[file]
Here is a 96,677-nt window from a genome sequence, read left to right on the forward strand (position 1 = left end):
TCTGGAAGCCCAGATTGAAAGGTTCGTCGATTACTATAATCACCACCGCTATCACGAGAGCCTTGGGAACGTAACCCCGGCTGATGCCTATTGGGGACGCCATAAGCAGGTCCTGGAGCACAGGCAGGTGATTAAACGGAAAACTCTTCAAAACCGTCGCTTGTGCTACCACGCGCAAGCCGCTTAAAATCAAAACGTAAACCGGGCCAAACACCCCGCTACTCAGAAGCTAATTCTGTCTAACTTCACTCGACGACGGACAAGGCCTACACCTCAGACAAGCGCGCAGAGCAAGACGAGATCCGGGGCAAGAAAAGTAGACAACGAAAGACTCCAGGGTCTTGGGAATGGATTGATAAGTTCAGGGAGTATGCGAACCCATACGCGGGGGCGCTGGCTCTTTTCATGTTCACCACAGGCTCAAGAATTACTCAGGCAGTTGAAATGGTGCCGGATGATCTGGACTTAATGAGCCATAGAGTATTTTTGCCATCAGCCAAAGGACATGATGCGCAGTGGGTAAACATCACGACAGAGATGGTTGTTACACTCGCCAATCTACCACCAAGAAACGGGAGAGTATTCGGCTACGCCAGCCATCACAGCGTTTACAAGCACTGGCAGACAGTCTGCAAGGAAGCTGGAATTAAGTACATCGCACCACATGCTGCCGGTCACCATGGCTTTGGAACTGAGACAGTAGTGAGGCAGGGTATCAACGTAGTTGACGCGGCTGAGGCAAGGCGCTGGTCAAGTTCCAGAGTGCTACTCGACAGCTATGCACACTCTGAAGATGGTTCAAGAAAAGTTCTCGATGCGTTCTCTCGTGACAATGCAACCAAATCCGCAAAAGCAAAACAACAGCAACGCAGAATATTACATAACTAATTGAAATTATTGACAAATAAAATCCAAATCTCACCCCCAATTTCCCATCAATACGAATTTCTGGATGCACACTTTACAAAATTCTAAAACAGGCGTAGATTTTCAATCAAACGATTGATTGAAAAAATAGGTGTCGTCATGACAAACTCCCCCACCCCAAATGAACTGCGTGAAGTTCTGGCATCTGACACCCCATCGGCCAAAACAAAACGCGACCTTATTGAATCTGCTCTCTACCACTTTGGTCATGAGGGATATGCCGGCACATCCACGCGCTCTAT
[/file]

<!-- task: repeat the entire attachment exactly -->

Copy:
Here is a 96,677-nt window from a genome sequence, read left to right on the forward strand (position 1 = left end):
TCTGGAAGCCCAGATTGAAAGGTTCGTCGATTACTATAATCACCACCGCTATCACGAGAGCCTTGGGAACGTAACCCCGGCTGATGCCTATTGGGGACGCCATAAGCAGGTCCTGGAGCACAGGCAGGTGATTAAACGGAAAACTCTTCAAAACCGTCGCTTGTGCTACCACGCGCAAGCCGCTTAAAATCAAAACGTAAACCGGGCCAAACACCCCGCTACTCAGAAGCTAATTCTGTCTAACTTCACTCGACGACGGACAAGGCCTACACCTCAGACAAGCGCGCAGAGCAAGACGAGATCCGGGGCAAGAAAAGTAGACAACGAAAGACTCCAGGGTCTTGGGAATGGATTGATAAGTTCAGGGAGTATGCGAACCCATACGCGGGGGCGCTGGCTCTTTTCATGTTCACCACAGGCTCAAGAATTACTCAGGCAGTTGAAATGGTGCCGGATGATCTGGACTTAATGAGCCATAGAGTATTTTTGCCATCAGCCAAAGGACATGATGCGCAGTGGGTAAACATCACGACAGAGATGGTTGTTACACTCGCCAATCTACCACCAAGAAACGGGAGAGTATTCGGCTACGCCAGCCATCACAGCGTTTACAAGCACTGGCAGACAGTCTGCAAGGAAGCTGGAATTAAGTACATCGCACCACATGCTGCCGGTCACCATGGCTTTGGAACTGAGACAGTAGTGAGGCAGGGTATCAACGTAGTTGACGCGGCTGAGGCAAGGCGCTGGTCAAGTTCCAGAGTGCTACTCGACAGCTATGCACACTCTGAAGATGGTTCAAGAAAAGTTCTCGATGCGTTCTCTCGTGACAATGCAACCAAATCCGCAAAAGCAAAACAACAGCAACGCAGAATATTACATAACTAATTGAAATTATTGACAAATAAAATCCAAATCTCACCCCCAATTTCCCATCAATACGAATTTCTGGATGCACACTTTACAAAATTCTAAAACAGGCGTAGATTTTCAATCAAACGATTGATTGAAAAAATAGGTGTCGTCATGACAAACTCCCCCACCCCAAATGAACTGCGTGAAGTTCTGGCATCTGACACCCCATCGGCCAAAACAAAACGCGACCTTATTGAATCTGCTCTCTACCACTTTGGTCATGAGGGATATGCCGGCACATCCACGCGCTCTAT